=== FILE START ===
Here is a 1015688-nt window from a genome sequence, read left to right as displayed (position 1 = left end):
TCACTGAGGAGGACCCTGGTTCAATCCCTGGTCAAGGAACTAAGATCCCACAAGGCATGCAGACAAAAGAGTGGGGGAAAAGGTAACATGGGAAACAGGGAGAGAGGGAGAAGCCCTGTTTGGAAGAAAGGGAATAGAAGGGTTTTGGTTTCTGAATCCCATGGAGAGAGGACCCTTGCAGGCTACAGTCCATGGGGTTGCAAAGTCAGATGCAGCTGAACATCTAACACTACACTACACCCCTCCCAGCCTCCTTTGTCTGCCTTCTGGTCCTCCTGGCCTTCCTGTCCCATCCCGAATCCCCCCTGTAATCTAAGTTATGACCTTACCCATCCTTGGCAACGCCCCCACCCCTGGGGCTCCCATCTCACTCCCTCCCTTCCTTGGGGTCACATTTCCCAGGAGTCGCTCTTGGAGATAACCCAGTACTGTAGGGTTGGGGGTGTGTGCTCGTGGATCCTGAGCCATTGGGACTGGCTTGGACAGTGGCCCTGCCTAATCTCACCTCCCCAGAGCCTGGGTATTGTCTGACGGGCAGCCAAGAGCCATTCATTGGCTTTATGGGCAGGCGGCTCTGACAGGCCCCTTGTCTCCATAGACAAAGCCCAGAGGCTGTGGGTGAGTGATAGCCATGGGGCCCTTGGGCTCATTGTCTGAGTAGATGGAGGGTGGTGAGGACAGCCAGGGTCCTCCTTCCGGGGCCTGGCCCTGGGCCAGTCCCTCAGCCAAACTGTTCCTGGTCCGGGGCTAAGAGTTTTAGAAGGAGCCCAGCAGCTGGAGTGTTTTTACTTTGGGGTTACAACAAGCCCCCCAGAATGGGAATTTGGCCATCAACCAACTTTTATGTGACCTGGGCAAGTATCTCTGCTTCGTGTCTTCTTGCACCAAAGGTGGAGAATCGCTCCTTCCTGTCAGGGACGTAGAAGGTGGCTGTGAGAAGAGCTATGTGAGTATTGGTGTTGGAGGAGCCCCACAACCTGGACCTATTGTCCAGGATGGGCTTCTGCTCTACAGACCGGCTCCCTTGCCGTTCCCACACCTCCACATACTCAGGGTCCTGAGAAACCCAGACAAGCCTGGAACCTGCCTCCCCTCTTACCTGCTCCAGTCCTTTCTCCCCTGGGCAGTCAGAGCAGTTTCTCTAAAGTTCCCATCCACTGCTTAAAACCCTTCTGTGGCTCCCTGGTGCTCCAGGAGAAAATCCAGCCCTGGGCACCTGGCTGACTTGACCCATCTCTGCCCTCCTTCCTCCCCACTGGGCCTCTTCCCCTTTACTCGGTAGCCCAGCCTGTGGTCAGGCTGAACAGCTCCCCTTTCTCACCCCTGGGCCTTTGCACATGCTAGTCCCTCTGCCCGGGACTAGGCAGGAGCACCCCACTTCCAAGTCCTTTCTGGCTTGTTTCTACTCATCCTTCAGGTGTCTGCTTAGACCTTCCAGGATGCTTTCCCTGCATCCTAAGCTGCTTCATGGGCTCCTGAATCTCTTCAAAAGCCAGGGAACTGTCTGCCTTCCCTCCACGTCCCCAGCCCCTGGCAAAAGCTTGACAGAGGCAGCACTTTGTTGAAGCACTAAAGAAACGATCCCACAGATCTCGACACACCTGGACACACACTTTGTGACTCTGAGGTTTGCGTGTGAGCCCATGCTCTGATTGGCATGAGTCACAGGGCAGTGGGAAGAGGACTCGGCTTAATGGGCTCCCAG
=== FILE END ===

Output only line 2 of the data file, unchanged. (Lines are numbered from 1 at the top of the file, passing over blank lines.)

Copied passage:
TCACTGAGGAGGACCCTGGTTCAATCCCTGGTCAAGGAACTAAGATCCCACAAGGCATGCAGACAAAAGAGTGGGGGAAAAGGTAACATGGGAAACAGGGAGAGAGGGAGAAGCCCTGTTTGGAAGAAAGGGAATAGAAGGGTTTTGGTTTCTGAATCCCATGGAGAGAGGACCCTTGCAGGCTACAGTCCATGGGGTTGCAAAGTCAGATGCAGCTGAACATCTAACACTACACTACACCCCTCCCAGCCTCCTTTGTCTGCCTTCTGGTCCTCCTGGCCTTCCTGTCCCATCCCGAATCCCCCCTGTAATCTAAGTTATGACCTTACCCATCCTTGGCAACGCCCCCACCCCTGGGGCTCCCATCTCACTCCCTCCCTTCCTTGGGGTCACATTTCCCAGGAGTCGCTCTTGGAGATAACCCAGTACTGTAGGGTTGGGGGTGTGTGCTCGTGGATCCTGAGCCATTGGGACTGGCTTGGACAGTGGCCCTGCCTAATCTCACCTCCCCAGAGCCTGGGTATTGTCTGACGGGCAGCCAAGAGCCATTCATTGGCTTTATGGGCAGGCGGCTCTGACAGGCCCCTTGTCTCCATAGACAAAGCCCAGAGGCTGTGGGTGAGTGATAGCCATGGGGCCCTTGGGCTCATTGTCTGAGTAGATGGAGGGTGGTGAGGACAGCCAGGGTCCTCCTTCCGGGGCCTGGCCCTGGGCCAGTCCCTCAGCCAAACTGTTCCTGGTCCGGGGCTAAGAGTTTTAGAAGGAGCCCAGCAGCTGGAGTGTTTTTACTTTGGGGTTACAACAAGCCCCCCAGAATGGGAATTTGGCCATCAACCAACTTTTATGTGACCTGGGCAAGTATCTCTGCTTCGTGTCTTCTTGCACCAAAGGTGGAGAATCGCTCCTTCCTGTCAGGGACGTAGAAGGTGGCTGTGAGAAGAGCTATGTGAGTATTGGTGTTGGAGGAGCCCCACAACCTGGACCTATTGTCCAGGATGGGCTTCTGCTCTACAGACCGGCTCCCTTGCCGTTCCCACACCTCCACATACTCAGGGTCCTGAGAAACCCAGACAAGCCTGGAACCTGCCTCCCCTCTTACCTGCTCCAGTCCTTTCTCCCCTGGGCAGTCAGAGCAGTTTCTCTAAAGTTCCCATCCACTGCTTAAAACCCTTCTGTGGCTCCCTGGTGCTCCAGGAGAAAATCCAGCCCTGGGCACCTGGCTGACTTGACCCATCTCTGCCCTCCTTCCTCCCCACTGGGCCTCTTCCCCTTTACTCGGTAGCCCAGCCTGTGGTCAGGCTGAACAGCTCCCCTTTCTCACCCCTGGGCCTTTGCACATGCTAGTCCCTCTGCCCGGGACTAGGCAGGAGCACCCCACTTCCAAGTCCTTTCTGGCTTGTTTCTACTCATCCTTCAGGTGTCTGCTTAGACCTTCCAGGATGCTTTCCCTGCATCCTAAGCTGCTTCATGGGCTCCTGAATCTCTTCAAAAGCCAGGGAACTGTCTGCCTTCCCTCCACGTCCCCAGCCCCTGGCAAAAGCTTGACAGAGGCAGCACTTTGTTGAAGCACTAAAGAAACGATCCCACAGATCTCGACACACCTGGACACACACTTTGTGACTCTGAGGTTTGCGTGTGAGCCCATGCTCTGATTGGCATGAGTCACAGGGCAGTGGGAAGAGGACTCGGCTTAATGGGCTCCCAG